Chronic-illness is lonely, yes. You will fight for your health every day. People will call you lazy or dramatic. People will give their homeopathic advice, but an arnica mountain daisy isn’t going to cure your crippling disease. People will make you feel the most lonely you’ve ever felt in your life. But here you are—living despite the battle of not only your disease but of people that don’t understand what you’re going through.

Your pain is real. Your loneliness is real. But you will make it through this, and you will be stronger. I am here for you, and so are the millions of others who get exactly what you’re going through.

You’re not alone.

What It Feels Like Being Immunocompromised During The Coronavirus

Our nation is in a public health crisis and some people are at a higher risk for serious complications than others, like the immunocompromised and elderly.

Very common chronic conditions that compromise the immune system are heart disease, lupus, diabetes, and lung disease. Not so common diseases that also compromise the immune system are cancer and rare diseases that involve a form of chemotherapy or steroids, which can lower immunity by destroying immune cells or affecting their ability to spot bacteria and kill it.

My immune system hasn’t functioned properly since I was diagnosed with lupus in 2013, and now, a rare disease that attacks my central nervous system. My treatment includes bi-weekly chemotherapy infusions that suppress my immune system’s ability to fight off infections.

To be someone with a chronic illness and a compromised immune system during the spread of coronavirus is alarming. We and the elderly are at the most risk of dying. Call it dramatic or what you will, but it’s not a laughing matter anymore. There are over 5,800 deaths due to coronavirus, and it’s growing on the hour. Just refresh this page of COVID-19 statistics and you’ll feel the sobering effect I did when the number of deaths rises in two minutes.

Statistics are also showing that people with pre-existing health conditions are at a higher risk of death. Most of these health issues involve patients with suppressed immune systems due to treatment or the disease in general. The elderly and people with health conditions cannot handle the virus in a way a healthy human being can.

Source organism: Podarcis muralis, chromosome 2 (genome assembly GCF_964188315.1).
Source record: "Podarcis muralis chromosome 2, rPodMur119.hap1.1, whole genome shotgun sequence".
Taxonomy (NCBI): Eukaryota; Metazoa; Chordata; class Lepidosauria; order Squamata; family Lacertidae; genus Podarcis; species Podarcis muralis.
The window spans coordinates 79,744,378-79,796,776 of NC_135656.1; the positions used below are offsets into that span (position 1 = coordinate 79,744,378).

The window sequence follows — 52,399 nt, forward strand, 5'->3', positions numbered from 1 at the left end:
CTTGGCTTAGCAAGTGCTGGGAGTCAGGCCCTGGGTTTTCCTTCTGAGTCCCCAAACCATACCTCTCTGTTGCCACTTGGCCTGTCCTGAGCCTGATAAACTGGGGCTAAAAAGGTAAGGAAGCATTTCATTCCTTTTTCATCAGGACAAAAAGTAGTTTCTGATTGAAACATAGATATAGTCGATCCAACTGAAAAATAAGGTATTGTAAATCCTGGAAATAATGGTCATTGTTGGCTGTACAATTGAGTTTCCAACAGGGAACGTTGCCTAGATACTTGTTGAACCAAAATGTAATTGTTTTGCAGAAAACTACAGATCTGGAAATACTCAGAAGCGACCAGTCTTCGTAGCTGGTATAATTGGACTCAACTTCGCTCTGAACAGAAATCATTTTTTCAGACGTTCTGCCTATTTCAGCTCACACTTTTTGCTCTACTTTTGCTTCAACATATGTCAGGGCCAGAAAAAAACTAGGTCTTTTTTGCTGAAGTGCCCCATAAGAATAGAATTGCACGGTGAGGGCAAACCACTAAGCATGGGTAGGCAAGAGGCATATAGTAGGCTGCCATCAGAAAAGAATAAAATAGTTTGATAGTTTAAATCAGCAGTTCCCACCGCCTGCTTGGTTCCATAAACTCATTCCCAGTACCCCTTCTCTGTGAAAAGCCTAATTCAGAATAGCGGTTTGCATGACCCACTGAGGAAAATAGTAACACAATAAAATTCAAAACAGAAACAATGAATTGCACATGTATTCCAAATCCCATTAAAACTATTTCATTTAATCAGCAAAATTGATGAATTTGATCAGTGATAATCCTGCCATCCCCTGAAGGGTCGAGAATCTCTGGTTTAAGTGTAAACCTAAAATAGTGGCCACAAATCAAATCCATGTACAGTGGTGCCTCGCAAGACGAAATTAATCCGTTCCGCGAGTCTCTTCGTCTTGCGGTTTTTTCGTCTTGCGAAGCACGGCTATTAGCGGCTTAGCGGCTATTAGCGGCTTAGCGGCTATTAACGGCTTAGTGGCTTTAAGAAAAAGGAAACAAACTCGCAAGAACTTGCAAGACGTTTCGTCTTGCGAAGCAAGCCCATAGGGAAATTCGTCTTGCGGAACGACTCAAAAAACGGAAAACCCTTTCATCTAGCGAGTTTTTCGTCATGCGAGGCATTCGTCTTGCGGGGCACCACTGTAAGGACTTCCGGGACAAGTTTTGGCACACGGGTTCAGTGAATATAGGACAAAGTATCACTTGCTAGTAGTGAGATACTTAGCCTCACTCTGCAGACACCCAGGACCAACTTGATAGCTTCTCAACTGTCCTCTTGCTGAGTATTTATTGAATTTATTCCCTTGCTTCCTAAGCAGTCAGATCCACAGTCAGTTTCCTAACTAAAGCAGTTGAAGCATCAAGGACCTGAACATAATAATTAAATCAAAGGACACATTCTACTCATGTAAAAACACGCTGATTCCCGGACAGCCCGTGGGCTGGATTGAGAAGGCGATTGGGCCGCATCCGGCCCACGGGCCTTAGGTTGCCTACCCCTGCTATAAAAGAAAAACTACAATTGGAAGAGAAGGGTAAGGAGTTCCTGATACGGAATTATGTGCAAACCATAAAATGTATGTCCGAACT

People, political leaders, or social influencers who are telling people not to panic unless you’re in the vulnerable or elderly category, are not taking into consideration our worry or feelings as sick people.

People who think getting this disease is cool (article here) because they had a mild form of the virus, clearly aren’t thinking about those of us who it will not be so cool for.

No one’s talking about how to protect the immunocompromised, and no one is giving limits in stores to people who are hoarding all of the things that would make those of us who are at the higher risk of dying – feel safe.

I’m a part of the estimated 9 million immunocompromised people in the U.S. I think it’s safe to say, we’re trying not to panic, but we really are relying on the non-sick community’s eagerness to follow the CDC’s recommendations.

Maybe if you’re not at a higher risk of dying, try asking a sick friend if they have what they need. Be there for them, even if it means mailing something.

Healthy people have a low risk of dying and a high risk of transmitting the virus. I understand everyone’s need to want to protect themselves. Trust me. But in that need, please don’t forget that there are people who are statistically at a higher risk of dying than you are. Instead of taking ten bottles of disinfectant wipes, maybe try refraining to two, so that the chronically ill person that goes to the store can get at least onelike me.

I know this pandemic is crazy, scary, and unpredictable while schools and universities shut down and flights are turned around mid-air, but let’s not forget to be there for each other in a time when it’s tempting not to be.